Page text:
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I was reading an interview with Joshua Bloch in Coders at Work, where he lamented the introduction of generics in Java 5. He doesn't like the specific implementation largely because the variance support—Java's wildcards—makes it unnecessarily complex.

As far as I know, C# 3 doesn't have anything like explicit, bounded wildcards, e.g. you can't declare a method PriceBatch that takes a collecton of Asset or any Asset subclass (void PriceBatch(Collection<? extends Asset> assets) in Java?).

Does anyone know why wildcards and bounds haven't been added to C#? Were these features intentionally left out to make the language simpler, or is this something they just haven't gotten around to implement yet?

EDIT: Holy smoke, comments from Eric Lippert himself! After reading his and Paul's insightful comments, I realize that at least upper bounds are supported and that the above example can be translated to C# as:

void PriceBatch<T>(ICollection<T> assets) where T : Asset

Lower bounds, on the other hand, are apparently not supported as Eric says in his second comment, e.g. there is probably no way to directly translate this (somewhat contrived) Java code to C#:

public class Asset {}
public class Derivative extends Asset {}
public class VanillaOption extends Derivative {}

public static <T extends Asset> void copyAssets(Collection<T> src, Collection<? super T> dst) {
    for(T asset : src) dst.add(asset);
}

Collection<VanillaOption> src = new ArrayList<VanillaOption>();
[...]
Collection<Derivative> dst = new ArrayList<Derivative>();
[...]
copyAssets(src, dst);

Am I correct? If this is the case, is there a particular reason why C# has upper but not lower bounds?

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5  
I don't understand the question; C# has bounded generics and has since C# 2. Is what you're getting at that Java supports call-site covariance and contravariance on constructed generic types? Because C# doesn't support that; C# 4 will support declaration-site variance. –  Eric Lippert Jan 3 '10 at 1:29
6  
Or is what you're getting at the fact that type parameter bounds on generic methods are only must-derive-from bounds, and not must-be-derived-from bounds? C# does not support the latter; Java and Scala do I believe. –  Eric Lippert Jan 3 '10 at 1:30
    
Thanks, I've updated the question. –  ehnmark Jan 3 '10 at 5:49
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3 Answers

up vote 16 down vote accepted

A complicated question.

First let's consider your fundamental question, "why is this illegal in C#?"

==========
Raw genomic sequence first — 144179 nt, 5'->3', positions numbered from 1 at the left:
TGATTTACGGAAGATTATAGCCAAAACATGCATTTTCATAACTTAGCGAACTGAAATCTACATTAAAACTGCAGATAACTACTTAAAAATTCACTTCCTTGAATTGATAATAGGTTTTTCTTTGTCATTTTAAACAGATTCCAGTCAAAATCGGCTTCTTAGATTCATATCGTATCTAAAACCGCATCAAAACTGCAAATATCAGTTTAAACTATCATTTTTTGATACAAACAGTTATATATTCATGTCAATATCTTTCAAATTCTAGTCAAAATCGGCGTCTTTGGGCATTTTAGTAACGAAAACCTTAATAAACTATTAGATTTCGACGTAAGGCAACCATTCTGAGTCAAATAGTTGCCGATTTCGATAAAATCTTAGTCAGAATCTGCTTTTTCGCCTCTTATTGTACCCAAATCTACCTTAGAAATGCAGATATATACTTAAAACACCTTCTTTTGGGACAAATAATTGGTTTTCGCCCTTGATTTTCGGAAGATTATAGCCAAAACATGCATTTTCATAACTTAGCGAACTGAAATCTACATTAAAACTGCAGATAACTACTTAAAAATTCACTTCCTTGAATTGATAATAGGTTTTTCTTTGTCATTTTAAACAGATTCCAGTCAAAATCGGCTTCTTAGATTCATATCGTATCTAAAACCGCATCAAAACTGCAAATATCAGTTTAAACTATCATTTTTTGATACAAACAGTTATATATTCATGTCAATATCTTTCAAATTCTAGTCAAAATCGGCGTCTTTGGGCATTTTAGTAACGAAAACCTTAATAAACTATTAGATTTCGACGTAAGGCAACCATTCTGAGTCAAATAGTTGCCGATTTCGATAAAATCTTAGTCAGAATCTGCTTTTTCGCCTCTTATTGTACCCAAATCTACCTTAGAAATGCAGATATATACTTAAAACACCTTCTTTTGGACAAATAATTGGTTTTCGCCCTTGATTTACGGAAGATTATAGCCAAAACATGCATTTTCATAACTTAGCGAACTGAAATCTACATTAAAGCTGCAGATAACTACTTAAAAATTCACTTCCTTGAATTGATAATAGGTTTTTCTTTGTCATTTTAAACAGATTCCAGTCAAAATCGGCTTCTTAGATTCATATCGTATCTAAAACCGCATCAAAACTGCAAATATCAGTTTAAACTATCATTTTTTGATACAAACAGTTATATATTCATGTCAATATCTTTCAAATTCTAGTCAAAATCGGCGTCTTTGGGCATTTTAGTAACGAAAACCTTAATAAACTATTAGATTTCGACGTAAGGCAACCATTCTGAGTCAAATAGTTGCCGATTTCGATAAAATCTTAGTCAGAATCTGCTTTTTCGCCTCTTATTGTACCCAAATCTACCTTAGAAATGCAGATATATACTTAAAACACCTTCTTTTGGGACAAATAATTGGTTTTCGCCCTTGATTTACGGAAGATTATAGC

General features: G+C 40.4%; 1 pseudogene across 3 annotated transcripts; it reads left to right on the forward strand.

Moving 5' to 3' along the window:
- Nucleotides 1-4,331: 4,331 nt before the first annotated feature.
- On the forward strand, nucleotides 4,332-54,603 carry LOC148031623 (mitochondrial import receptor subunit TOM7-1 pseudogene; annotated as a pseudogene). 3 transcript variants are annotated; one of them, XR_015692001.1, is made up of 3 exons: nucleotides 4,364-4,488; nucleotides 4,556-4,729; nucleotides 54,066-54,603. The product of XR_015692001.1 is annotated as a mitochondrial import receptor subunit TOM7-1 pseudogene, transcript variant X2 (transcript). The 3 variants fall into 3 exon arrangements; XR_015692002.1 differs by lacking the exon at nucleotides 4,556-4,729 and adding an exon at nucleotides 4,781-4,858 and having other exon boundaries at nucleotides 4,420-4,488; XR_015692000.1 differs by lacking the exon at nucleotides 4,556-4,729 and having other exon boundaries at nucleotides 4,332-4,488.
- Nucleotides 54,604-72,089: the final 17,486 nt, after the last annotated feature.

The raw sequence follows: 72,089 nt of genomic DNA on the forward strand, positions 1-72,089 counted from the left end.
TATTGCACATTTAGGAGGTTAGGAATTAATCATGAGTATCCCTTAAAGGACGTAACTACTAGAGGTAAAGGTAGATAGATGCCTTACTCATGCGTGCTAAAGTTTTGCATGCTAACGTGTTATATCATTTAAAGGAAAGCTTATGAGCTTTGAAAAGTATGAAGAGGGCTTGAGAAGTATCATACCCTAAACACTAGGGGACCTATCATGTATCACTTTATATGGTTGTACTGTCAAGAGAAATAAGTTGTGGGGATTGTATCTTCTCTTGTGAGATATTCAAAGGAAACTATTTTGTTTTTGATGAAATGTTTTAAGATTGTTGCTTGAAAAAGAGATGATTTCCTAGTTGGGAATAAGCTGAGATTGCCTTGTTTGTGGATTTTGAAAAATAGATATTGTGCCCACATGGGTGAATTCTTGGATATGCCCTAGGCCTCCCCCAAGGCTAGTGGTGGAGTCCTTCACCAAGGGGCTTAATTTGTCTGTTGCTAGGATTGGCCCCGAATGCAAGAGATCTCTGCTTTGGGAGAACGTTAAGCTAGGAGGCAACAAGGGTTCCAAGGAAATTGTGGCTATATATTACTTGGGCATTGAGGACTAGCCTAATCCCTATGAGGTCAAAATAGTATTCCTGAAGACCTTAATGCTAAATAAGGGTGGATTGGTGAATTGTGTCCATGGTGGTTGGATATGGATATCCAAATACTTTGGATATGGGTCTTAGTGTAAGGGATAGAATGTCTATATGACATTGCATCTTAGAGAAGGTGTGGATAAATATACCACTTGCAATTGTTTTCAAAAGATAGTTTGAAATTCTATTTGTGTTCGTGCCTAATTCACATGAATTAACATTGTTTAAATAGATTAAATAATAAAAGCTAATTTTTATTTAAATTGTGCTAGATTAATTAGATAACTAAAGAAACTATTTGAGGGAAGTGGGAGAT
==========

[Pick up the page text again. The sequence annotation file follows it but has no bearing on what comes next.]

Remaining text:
class C<T> where T : Mammal {} // legal
class D<T> where Giraffe : T {} // illegal

That is, a generic type constraint can say "T must be any reference type that could be assigned to a variable of type Mammal", but not "T must be any reference type, a variable of which could be assigned a Giraffe". Why the difference?

I don't know. That was long before my time on the C# team. The trivial answer is "because the CLR doesn't support it", but the team that designed C# generics was the same team that designed CLR generics, so that's really not much of an explanation.

My guess would be simply that as always, to be supported a feature has to be designed, implemented, tested, documented and shipped to customers; no one ever did any of those things for this feature, and therefore it is not in the language. I don't see a large, compelling benefit to the proposed feature; complicated features with no compelling benefits tend to be cut around here.

However, that's a guess. Next time I happen to chat with the guys who worked on generics -- they live in England, so its not like they're just down the hall from me, unfortunately -- I'll ask.

As for your specific example, I think Paul is correct. You do not need lower bound constraints to make that work in C#. You could say:

void Copy<T, U>(Collection<T> src, Collection<U> dst) where T : U 
{ 
    foreach(T item in src) dst.Add(item);
}

That is, put the constraint on T, not on U.

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1  
Thanks for the follow-up. The book Effective Java explains a scenario where this would be useful: say you define a type MyStack<T> with a method PopAll that takes a destination collection as parameter. If you have a MyStack<Giraffe> you should be able to copy its items to a List<Animal>, but to express that you'd have to say something like public void PopAll<X>(ICollection<X> dst) where T : X and that seems to be illegal indeed. –  ehnmark Jan 4 '10 at 14:36